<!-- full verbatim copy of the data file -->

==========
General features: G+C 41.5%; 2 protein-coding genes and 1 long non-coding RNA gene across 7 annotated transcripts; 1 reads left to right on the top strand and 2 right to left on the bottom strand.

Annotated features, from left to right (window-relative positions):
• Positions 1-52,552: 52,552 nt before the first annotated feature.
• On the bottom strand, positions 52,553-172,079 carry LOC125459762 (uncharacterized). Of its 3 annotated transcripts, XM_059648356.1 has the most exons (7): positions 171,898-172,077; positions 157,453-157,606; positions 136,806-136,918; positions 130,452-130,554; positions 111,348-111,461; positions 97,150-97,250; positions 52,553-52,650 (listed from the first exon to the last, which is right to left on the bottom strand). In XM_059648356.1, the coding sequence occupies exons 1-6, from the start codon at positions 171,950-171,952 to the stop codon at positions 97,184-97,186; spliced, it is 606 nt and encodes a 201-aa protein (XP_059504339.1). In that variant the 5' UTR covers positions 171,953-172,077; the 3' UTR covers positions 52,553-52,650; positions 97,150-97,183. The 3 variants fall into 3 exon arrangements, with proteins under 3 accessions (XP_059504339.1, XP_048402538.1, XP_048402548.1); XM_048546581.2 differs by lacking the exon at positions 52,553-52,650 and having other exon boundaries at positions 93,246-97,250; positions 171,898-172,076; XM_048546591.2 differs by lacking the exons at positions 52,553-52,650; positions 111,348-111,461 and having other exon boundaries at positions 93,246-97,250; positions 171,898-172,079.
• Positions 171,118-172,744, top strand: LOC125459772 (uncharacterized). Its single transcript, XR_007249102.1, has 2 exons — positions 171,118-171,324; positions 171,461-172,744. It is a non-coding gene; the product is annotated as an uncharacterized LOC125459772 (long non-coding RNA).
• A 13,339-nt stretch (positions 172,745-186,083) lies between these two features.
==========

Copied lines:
General features: G+C 41.5%; 2 protein-coding genes and 1 long non-coding RNA gene across 7 annotated transcripts; 1 reads left to right on the top strand and 2 right to left on the bottom strand.

Annotated features, from left to right (window-relative positions):
• Positions 1-52,552: 52,552 nt before the first annotated feature.
• On the bottom strand, positions 52,553-172,079 carry LOC125459762 (uncharacterized). Of its 3 annotated transcripts, XM_059648356.1 has the most exons (7): positions 171,898-172,077; positions 157,453-157,606; positions 136,806-136,918; positions 130,452-130,554; positions 111,348-111,461; positions 97,150-97,250; positions 52,553-52,650 (listed from the first exon to the last, which is right to left on the bottom strand). In XM_059648356.1, the coding sequence occupies exons 1-6, from the start codon at positions 171,950-171,952 to the stop codon at positions 97,184-97,186; spliced, it is 606 nt and encodes a 201-aa protein (XP_059504339.1). In that variant the 5' UTR covers positions 171,953-172,077; the 3' UTR covers positions 52,553-52,650; positions 97,150-97,183. The 3 variants fall into 3 exon arrangements, with proteins under 3 accessions (XP_059504339.1, XP_048402538.1, XP_048402548.1); XM_048546581.2 differs by lacking the exon at positions 52,553-52,650 and having other exon boundaries at positions 93,246-97,250; positions 171,898-172,076; XM_048546591.2 differs by lacking the exons at positions 52,553-52,650; positions 111,348-111,461 and having other exon boundaries at positions 93,246-97,250; positions 171,898-172,079.
• Positions 171,118-172,744, top strand: LOC125459772 (uncharacterized). Its single transcript, XR_007249102.1, has 2 exons — positions 171,118-171,324; positions 171,461-172,744. It is a non-coding gene; the product is annotated as an uncharacterized LOC125459772 (long non-coding RNA).
• A 13,339-nt stretch (positions 172,745-186,083) lies between these two features.